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 VOL. 23, NO. 14FEBRUARY 6, 1998 

Art Program Brings Dreams to Life


Ebonie finishes a painting int he art studio in Harlem Hopsital. Record Photo by Eileen Barroso.
There's nothing like the Manhattan skyline to stir ambition in the most timid heart. Seventeen stories above Lenox Avenue, the Harlem Horizon art studio has such a view. And the young artists who paint there have ambitions to match.

  “I used to dream of being an artist,” explains Abraham Daniel, 21. “This program brought my dream to life.”

  Daniel has been part of the art program in Harlem Hospital for nine years, since suffering a brain injury that damaged his motor skills. He is one of several of the program's artists to be featured in the ninth annual exhibit now on display in Low Rotunda.

Abraham Daniel at work. Record Photo by Eileen Barroso.

  Like Daniel, the young people in the program—which is supported by University faculty and staff through Columbia Community Service—come to the art studio on the recommendation of social services or through visits to the hospital.

  The sun-dappled corner room on the seventeenth floor was nothing more than a pantry nine years ago, when the program was started as part of the hospital’s Injury Prevention Program by Columbia’s Barbara Barlow, a pediatric surgeon. Now, the institutional interior is barely visible behind canvases with swirls and gobs and brush strokes of paint. Now the room serves patients and dozens of young people who come after school to tell their stories in art, and at the same time, heal.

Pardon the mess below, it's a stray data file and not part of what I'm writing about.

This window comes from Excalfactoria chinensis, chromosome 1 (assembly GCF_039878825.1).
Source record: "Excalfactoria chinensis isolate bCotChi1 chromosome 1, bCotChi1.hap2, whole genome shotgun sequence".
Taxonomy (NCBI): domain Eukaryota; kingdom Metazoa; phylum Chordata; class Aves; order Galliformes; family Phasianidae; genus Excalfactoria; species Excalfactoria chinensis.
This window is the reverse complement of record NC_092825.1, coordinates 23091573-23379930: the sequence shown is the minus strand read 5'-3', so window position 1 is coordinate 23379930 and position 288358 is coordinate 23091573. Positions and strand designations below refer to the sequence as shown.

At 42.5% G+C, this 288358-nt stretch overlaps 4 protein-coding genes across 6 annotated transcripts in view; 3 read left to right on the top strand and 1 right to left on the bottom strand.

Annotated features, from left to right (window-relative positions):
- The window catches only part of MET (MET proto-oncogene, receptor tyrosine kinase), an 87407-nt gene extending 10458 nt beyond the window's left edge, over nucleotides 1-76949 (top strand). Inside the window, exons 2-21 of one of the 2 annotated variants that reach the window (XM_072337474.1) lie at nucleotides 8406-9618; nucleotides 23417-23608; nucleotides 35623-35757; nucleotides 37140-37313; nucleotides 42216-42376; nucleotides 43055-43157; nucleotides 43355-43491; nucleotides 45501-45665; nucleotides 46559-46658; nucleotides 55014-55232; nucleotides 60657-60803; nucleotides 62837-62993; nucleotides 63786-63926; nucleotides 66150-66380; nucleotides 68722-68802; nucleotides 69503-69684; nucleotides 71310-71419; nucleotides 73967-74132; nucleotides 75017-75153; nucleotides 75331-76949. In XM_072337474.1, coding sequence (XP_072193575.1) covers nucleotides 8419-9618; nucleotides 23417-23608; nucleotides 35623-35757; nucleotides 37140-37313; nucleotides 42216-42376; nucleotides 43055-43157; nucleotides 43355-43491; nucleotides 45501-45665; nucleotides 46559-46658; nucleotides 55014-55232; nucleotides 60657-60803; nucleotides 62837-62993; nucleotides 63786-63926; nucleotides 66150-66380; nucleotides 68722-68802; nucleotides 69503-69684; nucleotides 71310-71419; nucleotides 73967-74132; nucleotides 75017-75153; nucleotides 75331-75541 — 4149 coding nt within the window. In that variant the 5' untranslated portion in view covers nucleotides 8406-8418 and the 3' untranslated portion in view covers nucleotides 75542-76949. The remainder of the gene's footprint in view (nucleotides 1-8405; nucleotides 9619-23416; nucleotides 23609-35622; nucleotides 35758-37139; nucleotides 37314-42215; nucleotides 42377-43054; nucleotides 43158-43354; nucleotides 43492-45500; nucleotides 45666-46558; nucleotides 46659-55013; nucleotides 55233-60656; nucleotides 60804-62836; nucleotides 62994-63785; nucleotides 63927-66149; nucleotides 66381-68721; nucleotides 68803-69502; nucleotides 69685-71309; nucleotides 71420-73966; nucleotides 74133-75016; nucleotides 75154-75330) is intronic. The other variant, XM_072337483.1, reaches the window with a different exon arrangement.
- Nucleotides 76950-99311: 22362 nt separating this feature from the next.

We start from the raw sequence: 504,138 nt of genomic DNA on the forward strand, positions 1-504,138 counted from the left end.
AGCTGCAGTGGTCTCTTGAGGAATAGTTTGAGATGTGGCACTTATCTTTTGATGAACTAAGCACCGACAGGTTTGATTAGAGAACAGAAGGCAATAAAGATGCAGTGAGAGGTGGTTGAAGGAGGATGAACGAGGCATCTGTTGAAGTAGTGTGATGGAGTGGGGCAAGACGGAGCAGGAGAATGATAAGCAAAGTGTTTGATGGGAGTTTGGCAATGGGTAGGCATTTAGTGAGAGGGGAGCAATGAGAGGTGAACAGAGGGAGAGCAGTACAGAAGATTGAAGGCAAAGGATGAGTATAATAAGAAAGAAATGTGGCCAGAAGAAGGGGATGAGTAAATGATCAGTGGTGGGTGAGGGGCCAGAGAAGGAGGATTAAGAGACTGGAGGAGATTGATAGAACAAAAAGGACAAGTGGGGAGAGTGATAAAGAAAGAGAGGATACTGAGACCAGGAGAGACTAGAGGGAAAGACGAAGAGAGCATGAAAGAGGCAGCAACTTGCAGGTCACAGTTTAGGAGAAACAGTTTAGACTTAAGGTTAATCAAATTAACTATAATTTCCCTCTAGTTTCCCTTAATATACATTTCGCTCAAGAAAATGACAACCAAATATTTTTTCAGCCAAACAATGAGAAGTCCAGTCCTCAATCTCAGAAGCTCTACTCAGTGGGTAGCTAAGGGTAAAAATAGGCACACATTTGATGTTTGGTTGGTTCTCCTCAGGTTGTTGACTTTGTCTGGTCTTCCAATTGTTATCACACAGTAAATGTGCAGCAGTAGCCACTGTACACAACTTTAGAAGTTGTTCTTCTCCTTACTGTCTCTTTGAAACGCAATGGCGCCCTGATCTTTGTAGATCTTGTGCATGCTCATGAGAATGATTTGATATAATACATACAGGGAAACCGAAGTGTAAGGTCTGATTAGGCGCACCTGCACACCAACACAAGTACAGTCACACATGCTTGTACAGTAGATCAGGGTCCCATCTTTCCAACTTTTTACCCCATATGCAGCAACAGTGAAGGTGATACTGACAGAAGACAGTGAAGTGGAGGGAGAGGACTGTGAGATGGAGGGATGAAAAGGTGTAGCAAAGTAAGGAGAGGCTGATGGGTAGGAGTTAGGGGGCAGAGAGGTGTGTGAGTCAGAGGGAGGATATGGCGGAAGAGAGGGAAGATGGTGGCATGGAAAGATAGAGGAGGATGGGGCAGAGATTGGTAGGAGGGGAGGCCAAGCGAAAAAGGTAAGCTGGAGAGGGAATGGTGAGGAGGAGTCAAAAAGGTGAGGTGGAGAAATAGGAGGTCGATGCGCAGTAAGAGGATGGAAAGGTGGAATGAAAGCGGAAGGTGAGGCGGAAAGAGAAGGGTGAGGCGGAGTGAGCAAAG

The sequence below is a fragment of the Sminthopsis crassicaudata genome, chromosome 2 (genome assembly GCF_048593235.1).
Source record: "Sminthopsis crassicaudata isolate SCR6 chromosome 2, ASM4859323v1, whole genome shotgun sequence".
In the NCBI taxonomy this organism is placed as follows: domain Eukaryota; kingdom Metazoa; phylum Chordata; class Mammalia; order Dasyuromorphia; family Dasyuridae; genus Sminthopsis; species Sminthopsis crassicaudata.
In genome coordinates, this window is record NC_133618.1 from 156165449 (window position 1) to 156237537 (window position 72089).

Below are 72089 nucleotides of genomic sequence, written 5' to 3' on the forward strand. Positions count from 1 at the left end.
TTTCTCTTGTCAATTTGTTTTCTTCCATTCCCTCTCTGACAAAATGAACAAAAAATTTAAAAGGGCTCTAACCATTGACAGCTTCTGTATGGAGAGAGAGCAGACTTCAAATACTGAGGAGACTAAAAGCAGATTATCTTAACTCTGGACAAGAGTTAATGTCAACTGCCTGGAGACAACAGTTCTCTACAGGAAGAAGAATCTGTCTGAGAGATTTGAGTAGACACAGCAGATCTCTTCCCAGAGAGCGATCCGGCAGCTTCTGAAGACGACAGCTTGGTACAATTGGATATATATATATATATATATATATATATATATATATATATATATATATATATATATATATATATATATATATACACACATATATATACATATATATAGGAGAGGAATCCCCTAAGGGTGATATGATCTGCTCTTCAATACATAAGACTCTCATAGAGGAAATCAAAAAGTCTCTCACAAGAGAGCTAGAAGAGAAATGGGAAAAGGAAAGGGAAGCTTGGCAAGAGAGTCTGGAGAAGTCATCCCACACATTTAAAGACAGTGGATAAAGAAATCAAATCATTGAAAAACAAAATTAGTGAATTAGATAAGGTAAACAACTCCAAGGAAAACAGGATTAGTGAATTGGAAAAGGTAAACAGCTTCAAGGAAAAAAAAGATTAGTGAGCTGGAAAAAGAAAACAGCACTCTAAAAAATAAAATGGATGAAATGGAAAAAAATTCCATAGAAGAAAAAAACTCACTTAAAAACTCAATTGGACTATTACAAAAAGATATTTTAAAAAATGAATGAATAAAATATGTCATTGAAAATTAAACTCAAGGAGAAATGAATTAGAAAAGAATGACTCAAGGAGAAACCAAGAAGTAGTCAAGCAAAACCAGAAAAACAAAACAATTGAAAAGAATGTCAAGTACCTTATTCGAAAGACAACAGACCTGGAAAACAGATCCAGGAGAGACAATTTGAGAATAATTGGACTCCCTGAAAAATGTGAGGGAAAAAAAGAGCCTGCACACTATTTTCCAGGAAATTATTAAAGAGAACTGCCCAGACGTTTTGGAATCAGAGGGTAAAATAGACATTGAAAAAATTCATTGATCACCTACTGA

The veteran of the group, Daniel is perhaps the most philosophical. Sitting before his canvas, his conversation moves between speaking of his art—“I like my colors soiled,” he says, muting the primary colors on his palette of wax paper—and speaking of Harlem Horizons: “I owe my life to this program.”

  Daniel feels successful and has sold many paintings, including one to Bill Cosby. He has also witnessed what the program has done for others.

  “I’ve seen children come in as babies,” he holds his trembling hand about three feet off the ground. “And they grow. People grow in this program. This is a lot more than just painting.”

Brush strokes on canvas. Record Photo by Eileen Barroso.

  Ebonie can attest to that. The 18-year-old helps out in the hospital’s pediatric ward, reading stories to children, and is studying for a nurse’s aide certificate, so that she can work in a nursing home. She is new to the Harlem Horizon studio.

  “This is life,” she says, opening her hands toward her recently-finished painting. It is a bleak picture, with barren trees and looming dark buildings. But Ebonie points out the symbol of the cross in the corner and the blossoming trees at the top of the canvas. “This is heaven.”

  “All my paintings are spiritual,” she says, explaining that her own devotion to God is part of her message. “And, they are mental. You have to think about it. My paintings make you think.”

  A reception for the Harlem Horizons artists will be held next Tues., Feb. 10, in Low Rotunda. CCS donors are encouraged to meet the artists, view the paintings and see their CCS donations at work, and everyone in the Columbia community is welcome.